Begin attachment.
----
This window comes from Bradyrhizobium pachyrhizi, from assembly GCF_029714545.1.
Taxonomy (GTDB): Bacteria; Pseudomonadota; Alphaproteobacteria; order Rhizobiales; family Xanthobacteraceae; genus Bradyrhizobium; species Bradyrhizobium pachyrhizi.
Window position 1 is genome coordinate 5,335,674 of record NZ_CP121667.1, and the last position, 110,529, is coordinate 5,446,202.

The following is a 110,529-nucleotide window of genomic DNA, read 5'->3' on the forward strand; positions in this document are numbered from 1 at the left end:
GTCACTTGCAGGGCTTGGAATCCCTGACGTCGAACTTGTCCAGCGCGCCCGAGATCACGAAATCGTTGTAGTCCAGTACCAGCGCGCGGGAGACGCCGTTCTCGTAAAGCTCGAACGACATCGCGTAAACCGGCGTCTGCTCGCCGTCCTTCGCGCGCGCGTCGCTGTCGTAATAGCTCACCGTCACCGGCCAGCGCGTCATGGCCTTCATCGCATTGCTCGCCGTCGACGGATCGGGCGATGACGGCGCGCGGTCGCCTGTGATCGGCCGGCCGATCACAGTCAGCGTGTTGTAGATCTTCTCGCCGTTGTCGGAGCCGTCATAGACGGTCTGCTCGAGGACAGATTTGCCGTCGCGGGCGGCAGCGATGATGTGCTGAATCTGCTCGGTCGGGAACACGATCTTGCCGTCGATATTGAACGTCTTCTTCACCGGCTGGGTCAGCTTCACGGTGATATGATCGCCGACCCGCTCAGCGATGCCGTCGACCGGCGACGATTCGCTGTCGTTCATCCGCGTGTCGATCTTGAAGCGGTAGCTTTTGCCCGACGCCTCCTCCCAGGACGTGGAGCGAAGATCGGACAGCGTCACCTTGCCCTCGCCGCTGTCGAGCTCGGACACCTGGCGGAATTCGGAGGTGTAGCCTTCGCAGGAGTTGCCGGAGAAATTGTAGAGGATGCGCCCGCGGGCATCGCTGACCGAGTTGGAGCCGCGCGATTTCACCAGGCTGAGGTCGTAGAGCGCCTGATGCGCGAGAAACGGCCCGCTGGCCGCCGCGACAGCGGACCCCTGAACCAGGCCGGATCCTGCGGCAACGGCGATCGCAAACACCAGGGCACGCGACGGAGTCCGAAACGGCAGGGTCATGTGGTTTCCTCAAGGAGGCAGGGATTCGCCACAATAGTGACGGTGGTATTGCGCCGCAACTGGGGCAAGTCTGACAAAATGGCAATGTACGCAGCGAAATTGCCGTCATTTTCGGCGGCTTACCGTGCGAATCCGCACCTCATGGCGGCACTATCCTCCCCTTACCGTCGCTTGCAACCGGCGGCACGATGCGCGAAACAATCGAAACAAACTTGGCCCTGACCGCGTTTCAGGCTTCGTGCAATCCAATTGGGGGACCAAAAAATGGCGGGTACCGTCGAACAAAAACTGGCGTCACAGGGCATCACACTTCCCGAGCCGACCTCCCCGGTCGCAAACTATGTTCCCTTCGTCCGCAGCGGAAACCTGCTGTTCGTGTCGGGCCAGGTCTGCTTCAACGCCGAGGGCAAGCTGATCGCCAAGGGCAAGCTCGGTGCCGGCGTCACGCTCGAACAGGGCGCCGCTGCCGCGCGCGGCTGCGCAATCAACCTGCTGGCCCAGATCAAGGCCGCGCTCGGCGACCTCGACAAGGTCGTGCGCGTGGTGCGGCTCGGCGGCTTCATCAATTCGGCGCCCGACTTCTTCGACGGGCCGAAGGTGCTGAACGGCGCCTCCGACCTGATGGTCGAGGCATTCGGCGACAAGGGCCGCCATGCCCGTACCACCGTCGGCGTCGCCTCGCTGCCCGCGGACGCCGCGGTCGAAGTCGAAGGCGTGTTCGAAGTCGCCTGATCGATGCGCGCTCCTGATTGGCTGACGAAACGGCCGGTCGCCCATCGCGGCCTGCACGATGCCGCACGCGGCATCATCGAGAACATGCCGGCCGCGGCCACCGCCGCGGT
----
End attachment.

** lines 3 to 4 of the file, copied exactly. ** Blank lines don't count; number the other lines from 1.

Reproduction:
Window position 1 is genome coordinate 5,335,674 of record NZ_CP121667.1, and the last position, 110,529, is coordinate 5,446,202.

The following is a 110,529-nucleotide window of genomic DNA, read 5'->3' on the forward strand; positions in this document are numbered from 1 at the left end: